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The F-35B Could Make the U.S. Marines Simply Unstoppable

Image: Lockheed Martin

The F-35 Lightning II has emerged as one of the world’s most advanced and capable combat aircraft. The fifth-generation F-35’s combination of stealth and performance allows it to serve as the world’s premier multi-role fighter, capable of effectively undertaking both air-to-air and air-to-ground missions. In addition to its combat capabilities, the F-35 is unique in its ability to enhance the capabilities of other platforms and weapon systems linked together with it by operating as a “quarterback” on the battlefield, using its ability to collect, process, and distribute data to distribute critical battlefield information to friendly forces in order to improve their situational awareness and decision making.

What also sets the F-35 apart is that the Lightning program has produced not one but three separate F-35 Lightning II variants, each designed to be operated in a different manner. This flexibility allows three different military services access to the F-35’s potent capabilities.

The F-35B is perhaps the most unique of the Lightning II’s three variants. The F-35B is designed as a short takeoff/vertical landing (STOVL) aircraft, giving it the ability to take off after only a very short period of acceleration and to land vertically in the same manner as a helicopter. This allows the F-35B to operate from short-field airbases and from a variety of specialized naval vessels. The F-35B has been designed for and is operated by the United States Marine Corps as a replacement for its fleet of aging AV-8B Harrier II aircraft, and is also operated by the United Kingdom and Italian Air Force.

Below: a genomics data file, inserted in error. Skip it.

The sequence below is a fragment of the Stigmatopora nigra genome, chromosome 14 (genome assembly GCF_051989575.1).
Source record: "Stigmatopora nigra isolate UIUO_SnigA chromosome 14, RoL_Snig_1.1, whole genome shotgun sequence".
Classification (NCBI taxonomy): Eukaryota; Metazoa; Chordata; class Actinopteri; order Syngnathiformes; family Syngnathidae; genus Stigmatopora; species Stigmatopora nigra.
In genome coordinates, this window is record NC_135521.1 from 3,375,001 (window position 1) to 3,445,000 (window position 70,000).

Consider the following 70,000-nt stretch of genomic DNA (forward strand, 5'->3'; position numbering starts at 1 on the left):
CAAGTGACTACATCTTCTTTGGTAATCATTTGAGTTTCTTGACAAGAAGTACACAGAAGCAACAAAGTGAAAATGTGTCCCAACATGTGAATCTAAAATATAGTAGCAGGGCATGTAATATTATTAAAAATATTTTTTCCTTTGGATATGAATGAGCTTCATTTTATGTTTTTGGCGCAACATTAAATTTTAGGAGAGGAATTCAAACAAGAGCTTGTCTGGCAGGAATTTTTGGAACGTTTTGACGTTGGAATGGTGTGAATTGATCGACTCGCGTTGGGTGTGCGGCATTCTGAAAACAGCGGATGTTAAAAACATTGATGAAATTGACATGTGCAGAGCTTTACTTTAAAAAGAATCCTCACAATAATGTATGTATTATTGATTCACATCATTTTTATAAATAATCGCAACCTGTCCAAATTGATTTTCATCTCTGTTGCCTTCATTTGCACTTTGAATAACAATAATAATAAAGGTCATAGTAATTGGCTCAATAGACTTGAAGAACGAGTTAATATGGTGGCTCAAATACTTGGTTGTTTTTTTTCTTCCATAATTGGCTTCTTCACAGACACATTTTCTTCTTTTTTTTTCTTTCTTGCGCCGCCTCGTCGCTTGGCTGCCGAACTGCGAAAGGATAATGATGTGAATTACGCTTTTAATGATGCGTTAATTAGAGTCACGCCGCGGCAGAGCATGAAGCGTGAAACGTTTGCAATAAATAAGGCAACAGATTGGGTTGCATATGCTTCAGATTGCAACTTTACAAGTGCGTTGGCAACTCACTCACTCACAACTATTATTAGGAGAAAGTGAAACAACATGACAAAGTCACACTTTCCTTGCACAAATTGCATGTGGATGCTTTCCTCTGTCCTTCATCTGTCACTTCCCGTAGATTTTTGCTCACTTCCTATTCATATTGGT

The F-35B shares many characteristics with its counterpart operated by the Air Force, including its stealth capabilities and its state-of-the-art sensor, radar, and data link capabilities.

Despite the similarities, there are also some important differences between the F-35A and B variants. In order to facilitate its STOVL capabilities, the F-35B is equipped with a vertical lift fan just behind the cockpit as well as a swiveling jet pip capable of rotating 90 degrees in order to redirect the aircraft’s engine thrust downwards. These combine to produce 40,000 pounds of vertical thrust, allowing the F-35B to be operated in its unconventional manner.

The extra space taken up by all of this added equipment means that while the F-35B is able to retain its ability to fly at considerably high speeds, it is overall a bulkier aircraft than its conventional brethren, making it less nimble and slower to both turn and accelerate. In addition, the F-35B has a smaller weapons and fuel capacity and is limited to a 900 nautical mile maximum range.

The added flexibility afforded by the F-35B, however, largely makes up for the decrease in overall capability. The Navy and Marine Corps have sought to take advantage of this through the potential introduction of the “Lightning carrier” concept, which would see larger numbers F-35Bs operated off of amphibious assault ships serving as light carriers, supplementing operations by the Navy’s larger dedicated aircraft carriers.

Written By

Eli Fuhrman is an Assistant Researcher in Korean Studies at the Center for the National Interest and a recent graduate of Georgetown University’s Security Studies Program, where he focusedd on East Asian security issues and U.S. foreign and defense policy in the region.

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